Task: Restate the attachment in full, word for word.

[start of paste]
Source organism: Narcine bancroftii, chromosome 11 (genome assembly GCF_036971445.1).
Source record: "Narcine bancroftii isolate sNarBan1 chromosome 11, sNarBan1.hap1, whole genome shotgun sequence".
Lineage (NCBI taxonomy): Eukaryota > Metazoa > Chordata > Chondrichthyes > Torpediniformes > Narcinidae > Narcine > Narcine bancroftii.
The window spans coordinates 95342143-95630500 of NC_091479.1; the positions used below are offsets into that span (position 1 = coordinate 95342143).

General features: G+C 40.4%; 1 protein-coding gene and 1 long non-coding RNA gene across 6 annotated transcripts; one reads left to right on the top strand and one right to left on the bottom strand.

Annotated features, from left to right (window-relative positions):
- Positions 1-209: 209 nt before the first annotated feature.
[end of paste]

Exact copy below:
Source organism: Narcine bancroftii, chromosome 11 (genome assembly GCF_036971445.1).
Source record: "Narcine bancroftii isolate sNarBan1 chromosome 11, sNarBan1.hap1, whole genome shotgun sequence".
Lineage (NCBI taxonomy): Eukaryota > Metazoa > Chordata > Chondrichthyes > Torpediniformes > Narcinidae > Narcine > Narcine bancroftii.
The window spans coordinates 95342143-95630500 of NC_091479.1; the positions used below are offsets into that span (position 1 = coordinate 95342143).

General features: G+C 40.4%; 1 protein-coding gene and 1 long non-coding RNA gene across 6 annotated transcripts; one reads left to right on the top strand and one right to left on the bottom strand.

Annotated features, from left to right (window-relative positions):
- Positions 1-209: 209 nt before the first annotated feature.